Read this briefing on ‘Outcome of the special European Council, 20-21 February 2020‘ in the Think Tank pages of the European Parliament.

Source Article from https://epthinktank.eu/2020/02/24/outcome-of-the-special-european-council-20-21-february-2020/

Artificial intelligence [What Think Tanks are thinking]

Written by Marcin Grajewski,

© metamorworks / Shutterstock.com

Artificial intelligence (AI) is usually understood as the ability for a machine to display human-like capabilities such as reasoning, learning, planning and creativity. The ‘Holy Grail’ for many governments and companies seeking to benefit from the digital revolution, the first to invent and apply true AI could achieve an enormous advantage in economic and military terms. However, there are serious ethical implications in such potential developments. Many aspects of AI have already been applied since the 2000s in machines with sufficiently fast processing speeds, equipped with learning techniques and fed large amounts of data. Current versions of AI help to drive cars, beat chess champions, and offer excellent medical diagnostics, to take a few examples.

This note offers links to recent commentaries, studies and reports from international think tanks on AI and related issues.

Europe needs a DARPA
Bruegel, February 2020

Out of the slow lane: How Europe can meet the challenge of AI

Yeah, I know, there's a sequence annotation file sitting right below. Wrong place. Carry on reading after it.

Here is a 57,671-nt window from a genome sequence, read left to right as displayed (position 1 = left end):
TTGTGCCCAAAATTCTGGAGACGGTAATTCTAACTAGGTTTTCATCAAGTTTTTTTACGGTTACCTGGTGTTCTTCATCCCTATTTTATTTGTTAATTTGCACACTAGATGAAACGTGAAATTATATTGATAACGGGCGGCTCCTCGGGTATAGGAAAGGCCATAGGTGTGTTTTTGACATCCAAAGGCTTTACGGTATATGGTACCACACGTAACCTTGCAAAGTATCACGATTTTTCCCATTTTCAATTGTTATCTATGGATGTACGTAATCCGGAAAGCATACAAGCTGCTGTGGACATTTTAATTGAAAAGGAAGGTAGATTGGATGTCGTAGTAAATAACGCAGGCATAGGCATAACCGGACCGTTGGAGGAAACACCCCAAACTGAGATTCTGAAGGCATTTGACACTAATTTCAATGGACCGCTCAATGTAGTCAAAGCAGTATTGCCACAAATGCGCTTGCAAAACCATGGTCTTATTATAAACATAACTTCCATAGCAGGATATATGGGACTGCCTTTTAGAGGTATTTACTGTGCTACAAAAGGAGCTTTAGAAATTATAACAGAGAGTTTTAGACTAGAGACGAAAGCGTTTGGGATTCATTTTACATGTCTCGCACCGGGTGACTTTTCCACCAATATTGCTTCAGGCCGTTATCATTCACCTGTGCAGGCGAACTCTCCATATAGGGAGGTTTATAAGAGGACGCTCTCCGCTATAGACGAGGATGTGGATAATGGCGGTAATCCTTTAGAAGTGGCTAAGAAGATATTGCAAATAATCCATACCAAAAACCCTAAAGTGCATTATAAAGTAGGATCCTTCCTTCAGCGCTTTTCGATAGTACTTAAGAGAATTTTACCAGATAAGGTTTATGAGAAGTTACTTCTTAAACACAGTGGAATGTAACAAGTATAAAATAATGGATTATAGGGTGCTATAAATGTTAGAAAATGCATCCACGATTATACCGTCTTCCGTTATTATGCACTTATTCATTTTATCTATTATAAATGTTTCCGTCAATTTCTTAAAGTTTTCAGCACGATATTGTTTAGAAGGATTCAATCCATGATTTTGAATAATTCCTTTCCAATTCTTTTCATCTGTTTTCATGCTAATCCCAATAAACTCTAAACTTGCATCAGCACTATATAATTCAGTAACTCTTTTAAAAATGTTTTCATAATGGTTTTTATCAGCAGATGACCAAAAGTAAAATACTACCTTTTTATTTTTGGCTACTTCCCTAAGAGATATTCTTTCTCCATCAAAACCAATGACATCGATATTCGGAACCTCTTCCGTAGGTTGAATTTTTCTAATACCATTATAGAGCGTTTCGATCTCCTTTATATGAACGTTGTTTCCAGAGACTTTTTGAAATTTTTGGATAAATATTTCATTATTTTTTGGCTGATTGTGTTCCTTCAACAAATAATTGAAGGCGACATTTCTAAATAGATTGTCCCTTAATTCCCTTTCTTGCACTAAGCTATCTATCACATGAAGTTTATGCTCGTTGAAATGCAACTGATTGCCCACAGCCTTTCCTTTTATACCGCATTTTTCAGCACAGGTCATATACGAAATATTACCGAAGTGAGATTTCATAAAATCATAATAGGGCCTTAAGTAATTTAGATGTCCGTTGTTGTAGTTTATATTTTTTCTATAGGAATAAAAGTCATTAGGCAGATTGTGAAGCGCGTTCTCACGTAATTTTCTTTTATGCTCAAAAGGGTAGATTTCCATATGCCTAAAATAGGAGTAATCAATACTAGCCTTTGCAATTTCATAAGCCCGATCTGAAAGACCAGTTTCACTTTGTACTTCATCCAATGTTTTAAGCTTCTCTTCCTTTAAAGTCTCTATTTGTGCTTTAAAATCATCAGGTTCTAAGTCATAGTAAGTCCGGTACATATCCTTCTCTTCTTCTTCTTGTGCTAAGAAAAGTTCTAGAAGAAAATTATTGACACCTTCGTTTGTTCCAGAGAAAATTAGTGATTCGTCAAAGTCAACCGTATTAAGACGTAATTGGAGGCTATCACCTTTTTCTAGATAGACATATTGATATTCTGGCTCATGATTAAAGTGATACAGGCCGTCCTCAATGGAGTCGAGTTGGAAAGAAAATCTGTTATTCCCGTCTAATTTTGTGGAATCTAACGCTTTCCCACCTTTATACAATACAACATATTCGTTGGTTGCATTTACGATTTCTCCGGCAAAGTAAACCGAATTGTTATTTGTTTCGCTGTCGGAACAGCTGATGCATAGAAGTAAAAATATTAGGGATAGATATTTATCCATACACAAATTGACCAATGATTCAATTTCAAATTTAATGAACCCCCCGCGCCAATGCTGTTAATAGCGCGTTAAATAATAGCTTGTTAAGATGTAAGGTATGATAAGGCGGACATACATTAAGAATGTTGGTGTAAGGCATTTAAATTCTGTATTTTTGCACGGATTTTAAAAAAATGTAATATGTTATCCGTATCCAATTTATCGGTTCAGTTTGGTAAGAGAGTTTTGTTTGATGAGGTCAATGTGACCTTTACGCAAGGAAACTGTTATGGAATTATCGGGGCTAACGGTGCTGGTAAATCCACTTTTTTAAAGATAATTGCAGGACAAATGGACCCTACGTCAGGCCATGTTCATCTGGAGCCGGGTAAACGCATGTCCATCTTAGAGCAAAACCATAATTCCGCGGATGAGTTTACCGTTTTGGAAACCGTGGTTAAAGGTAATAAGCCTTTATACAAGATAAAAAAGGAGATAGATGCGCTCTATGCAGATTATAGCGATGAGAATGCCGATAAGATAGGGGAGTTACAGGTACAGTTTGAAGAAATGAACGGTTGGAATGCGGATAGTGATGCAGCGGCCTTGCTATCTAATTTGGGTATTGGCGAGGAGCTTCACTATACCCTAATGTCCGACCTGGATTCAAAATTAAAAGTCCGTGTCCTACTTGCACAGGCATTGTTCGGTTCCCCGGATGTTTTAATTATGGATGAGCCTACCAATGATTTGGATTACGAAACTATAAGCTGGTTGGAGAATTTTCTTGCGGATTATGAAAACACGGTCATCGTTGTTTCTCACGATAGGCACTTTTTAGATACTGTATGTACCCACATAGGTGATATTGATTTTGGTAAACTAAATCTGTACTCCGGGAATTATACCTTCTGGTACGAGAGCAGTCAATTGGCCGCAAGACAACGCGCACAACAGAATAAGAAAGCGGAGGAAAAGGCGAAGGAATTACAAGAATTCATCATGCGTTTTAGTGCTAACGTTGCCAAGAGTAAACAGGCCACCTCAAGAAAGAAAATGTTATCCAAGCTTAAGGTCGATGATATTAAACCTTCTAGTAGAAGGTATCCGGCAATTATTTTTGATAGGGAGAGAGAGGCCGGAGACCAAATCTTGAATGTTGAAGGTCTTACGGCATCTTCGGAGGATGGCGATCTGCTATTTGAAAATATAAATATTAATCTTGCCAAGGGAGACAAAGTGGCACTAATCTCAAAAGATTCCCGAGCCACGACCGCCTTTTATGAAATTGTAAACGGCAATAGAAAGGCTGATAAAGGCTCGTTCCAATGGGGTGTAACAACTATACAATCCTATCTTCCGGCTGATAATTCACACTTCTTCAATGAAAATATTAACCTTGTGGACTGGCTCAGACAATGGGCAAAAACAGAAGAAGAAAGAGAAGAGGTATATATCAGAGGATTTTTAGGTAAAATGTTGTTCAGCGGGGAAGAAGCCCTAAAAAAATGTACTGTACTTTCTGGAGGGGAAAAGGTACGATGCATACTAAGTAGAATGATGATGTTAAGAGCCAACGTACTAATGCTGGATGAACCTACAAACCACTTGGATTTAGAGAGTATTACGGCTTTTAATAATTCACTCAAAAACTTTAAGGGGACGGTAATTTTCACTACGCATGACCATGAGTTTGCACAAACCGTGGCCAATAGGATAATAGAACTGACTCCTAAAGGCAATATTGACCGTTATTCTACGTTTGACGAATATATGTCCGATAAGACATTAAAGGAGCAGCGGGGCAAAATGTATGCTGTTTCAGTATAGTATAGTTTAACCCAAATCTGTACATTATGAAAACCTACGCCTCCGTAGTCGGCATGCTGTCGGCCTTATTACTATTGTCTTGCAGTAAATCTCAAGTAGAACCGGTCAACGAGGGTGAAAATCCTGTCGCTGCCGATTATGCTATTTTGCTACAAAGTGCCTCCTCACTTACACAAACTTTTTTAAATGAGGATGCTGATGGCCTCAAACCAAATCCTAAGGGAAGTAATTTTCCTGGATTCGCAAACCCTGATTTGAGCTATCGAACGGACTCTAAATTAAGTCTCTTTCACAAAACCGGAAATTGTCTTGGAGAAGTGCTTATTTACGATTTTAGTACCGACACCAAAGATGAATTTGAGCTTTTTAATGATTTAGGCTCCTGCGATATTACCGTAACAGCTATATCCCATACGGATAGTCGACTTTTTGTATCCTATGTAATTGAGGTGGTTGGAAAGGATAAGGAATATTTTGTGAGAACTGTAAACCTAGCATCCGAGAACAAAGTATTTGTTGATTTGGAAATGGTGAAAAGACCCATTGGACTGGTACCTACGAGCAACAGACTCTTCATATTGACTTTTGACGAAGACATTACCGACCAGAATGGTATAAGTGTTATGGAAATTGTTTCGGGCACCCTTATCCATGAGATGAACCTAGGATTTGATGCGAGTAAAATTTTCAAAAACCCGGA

European Council on Foreign Relations, February 2020

The dynamics of data accumulation
Bruegel, February 2020

Artificial Intelligence and cybersecurity
Centre for European Policy Studies, January 2020

Artificial intelligence-based development strategy in dependent market economies: Any room amidst big power rivalry?
Centre for Economic and Regional Studies, Institute of World Economics, January 20

Ever cleverer Union: How AI could help EU institutions become more capable, competent, cost-effective and closer to citizens
Open Political Economy Network, December 2019

AI and the productivity paradox
Bruegel, December 2019

A candle in the dark: US national security strategy for artificial intelligence
Atlantic Council, December 2019

Europe’s third way in cyberspace
Stiftung Wissenschaft und Politik, December 2019

It’s not magic: Weighing the risks of AI in financial services
Center for the Study on Financial Innovation, November 2019

Establishing trust in an AI-powered future
Jacques Delors Institute, November 2019

An ambitious agenda or big words? Developing a European approach to AI
Egmont, November 2019

EU–US relations on internet governance
Chatham House, November 2019

The case for a global AI framework